Stephen Downes linked to a post by Wendy Wickham entitled “You just had to be there.” Wendy has a great picture of something made during a synchronous learning session that doesn’t make any sense to anyone outside the community who created it. Wendy says this:
“In a synchronous learning community, in many instances, the process is the point. As Sandra points out, a tremendous amount of learning occurs in the push-pull of conversation… Asynchronous learning communities, such as the blogosphere, generate objects that are meant to be referred to in the future. These objects can be used by the members of the community or by outsiders.”
Stephen asks whether it makes sense to separate communities by synchronous and asynchronous. I think there are certainly differences between what you can do with synchronous and asynchronous tools, but I’m not convinced that it is always a clear line. I think the learning community created has more to do with the instructional methods used than with the technological tools themselves.
Real-time chat can be great for brainstorming and sharing ideas with an immediacy and energy that can’t be achieved the same way in slower medium like blogs and wikis. If a professor or trainer uses a chat to simply give a text-based version of a lecture though, does that have the same kind of energy? Compared to a chat-based lecture where students are mostly passive readers, I would expect that students doing even an asynchronous threaded discussion board would be more actively engaged and feel more like a cohesive group.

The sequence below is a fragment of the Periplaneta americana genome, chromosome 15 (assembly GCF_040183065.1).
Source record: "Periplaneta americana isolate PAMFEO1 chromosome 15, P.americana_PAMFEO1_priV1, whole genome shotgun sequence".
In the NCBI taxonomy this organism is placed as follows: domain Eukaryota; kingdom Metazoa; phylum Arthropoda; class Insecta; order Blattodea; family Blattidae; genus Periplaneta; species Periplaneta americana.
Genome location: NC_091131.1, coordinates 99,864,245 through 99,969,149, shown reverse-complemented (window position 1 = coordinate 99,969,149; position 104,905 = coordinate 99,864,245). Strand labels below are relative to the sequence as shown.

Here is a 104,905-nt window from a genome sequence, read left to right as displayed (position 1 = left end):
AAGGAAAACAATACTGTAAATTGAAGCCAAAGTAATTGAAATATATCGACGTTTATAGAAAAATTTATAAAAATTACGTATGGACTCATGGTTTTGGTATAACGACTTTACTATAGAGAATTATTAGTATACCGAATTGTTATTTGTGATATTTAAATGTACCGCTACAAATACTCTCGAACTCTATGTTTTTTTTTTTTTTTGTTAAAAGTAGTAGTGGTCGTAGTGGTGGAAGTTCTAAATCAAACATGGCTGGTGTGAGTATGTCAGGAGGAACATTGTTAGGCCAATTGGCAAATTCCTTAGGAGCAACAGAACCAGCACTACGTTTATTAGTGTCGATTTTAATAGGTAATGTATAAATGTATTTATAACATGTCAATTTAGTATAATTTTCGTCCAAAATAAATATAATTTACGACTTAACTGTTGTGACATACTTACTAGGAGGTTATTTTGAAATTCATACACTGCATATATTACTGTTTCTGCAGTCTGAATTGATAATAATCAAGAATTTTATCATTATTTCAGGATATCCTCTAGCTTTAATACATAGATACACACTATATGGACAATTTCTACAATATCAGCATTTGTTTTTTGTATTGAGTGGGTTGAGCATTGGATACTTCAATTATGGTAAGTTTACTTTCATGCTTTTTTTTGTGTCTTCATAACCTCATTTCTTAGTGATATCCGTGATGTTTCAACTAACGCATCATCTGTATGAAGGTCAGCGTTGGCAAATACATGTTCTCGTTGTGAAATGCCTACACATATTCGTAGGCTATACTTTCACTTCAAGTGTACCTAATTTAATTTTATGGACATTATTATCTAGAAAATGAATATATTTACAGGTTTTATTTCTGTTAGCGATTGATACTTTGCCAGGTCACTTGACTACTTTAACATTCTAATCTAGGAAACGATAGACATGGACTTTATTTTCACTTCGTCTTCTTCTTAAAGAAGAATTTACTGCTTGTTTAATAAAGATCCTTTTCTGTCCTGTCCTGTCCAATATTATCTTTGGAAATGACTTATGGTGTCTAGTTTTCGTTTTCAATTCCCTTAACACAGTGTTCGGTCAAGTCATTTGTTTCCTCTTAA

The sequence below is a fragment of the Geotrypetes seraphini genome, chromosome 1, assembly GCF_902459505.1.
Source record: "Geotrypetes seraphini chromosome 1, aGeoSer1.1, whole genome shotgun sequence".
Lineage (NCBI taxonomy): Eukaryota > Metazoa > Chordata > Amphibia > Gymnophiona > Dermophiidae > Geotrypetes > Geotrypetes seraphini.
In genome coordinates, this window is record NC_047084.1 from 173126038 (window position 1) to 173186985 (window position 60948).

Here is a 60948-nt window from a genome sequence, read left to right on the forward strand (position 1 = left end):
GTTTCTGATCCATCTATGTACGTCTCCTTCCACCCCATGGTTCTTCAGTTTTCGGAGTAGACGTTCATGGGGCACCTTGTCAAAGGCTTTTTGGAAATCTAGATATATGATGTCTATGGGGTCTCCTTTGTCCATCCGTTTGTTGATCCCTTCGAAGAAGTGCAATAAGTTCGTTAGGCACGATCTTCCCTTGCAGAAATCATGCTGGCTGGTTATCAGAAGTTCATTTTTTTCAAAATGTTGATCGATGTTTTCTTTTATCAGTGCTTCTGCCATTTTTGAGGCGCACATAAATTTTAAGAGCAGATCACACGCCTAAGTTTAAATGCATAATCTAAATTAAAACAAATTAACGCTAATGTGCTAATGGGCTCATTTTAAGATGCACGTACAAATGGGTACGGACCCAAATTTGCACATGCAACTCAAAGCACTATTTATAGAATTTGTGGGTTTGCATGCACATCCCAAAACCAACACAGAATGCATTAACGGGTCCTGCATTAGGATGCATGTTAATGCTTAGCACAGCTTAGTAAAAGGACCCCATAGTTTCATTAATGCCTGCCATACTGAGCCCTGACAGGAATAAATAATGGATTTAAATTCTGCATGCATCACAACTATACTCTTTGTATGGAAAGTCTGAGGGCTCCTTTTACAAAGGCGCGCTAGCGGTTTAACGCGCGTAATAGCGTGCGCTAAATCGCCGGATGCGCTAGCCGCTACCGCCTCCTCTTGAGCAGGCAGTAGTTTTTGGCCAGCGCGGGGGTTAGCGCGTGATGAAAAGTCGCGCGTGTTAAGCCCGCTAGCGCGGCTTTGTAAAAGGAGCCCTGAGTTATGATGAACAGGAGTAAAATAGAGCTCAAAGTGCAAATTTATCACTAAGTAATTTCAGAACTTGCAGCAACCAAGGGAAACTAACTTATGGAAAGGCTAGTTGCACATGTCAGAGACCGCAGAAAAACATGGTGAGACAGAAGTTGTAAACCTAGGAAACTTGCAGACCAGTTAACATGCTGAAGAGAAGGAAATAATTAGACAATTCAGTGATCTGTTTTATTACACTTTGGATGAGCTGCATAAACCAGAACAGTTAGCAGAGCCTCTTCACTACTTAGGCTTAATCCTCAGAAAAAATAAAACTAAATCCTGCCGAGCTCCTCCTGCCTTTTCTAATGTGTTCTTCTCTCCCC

On the other hand, if students just create blogs but don’t really communicate with each other, they aren’t building a community or engaging each other. They are just creating independent reflective journals—which isn’t necessarily bad, but it might not be the best use of the tools. If there’s no conversation happening, reflective journals could be created in word processing programs or even with pen and paper and still accomplish the same goals. In that case, Wendy is completely right—you don’t have the push-pull of the conversation to drive learning. But it isn’t the tools that determines whether there is a conversation: It’s how we use the tools.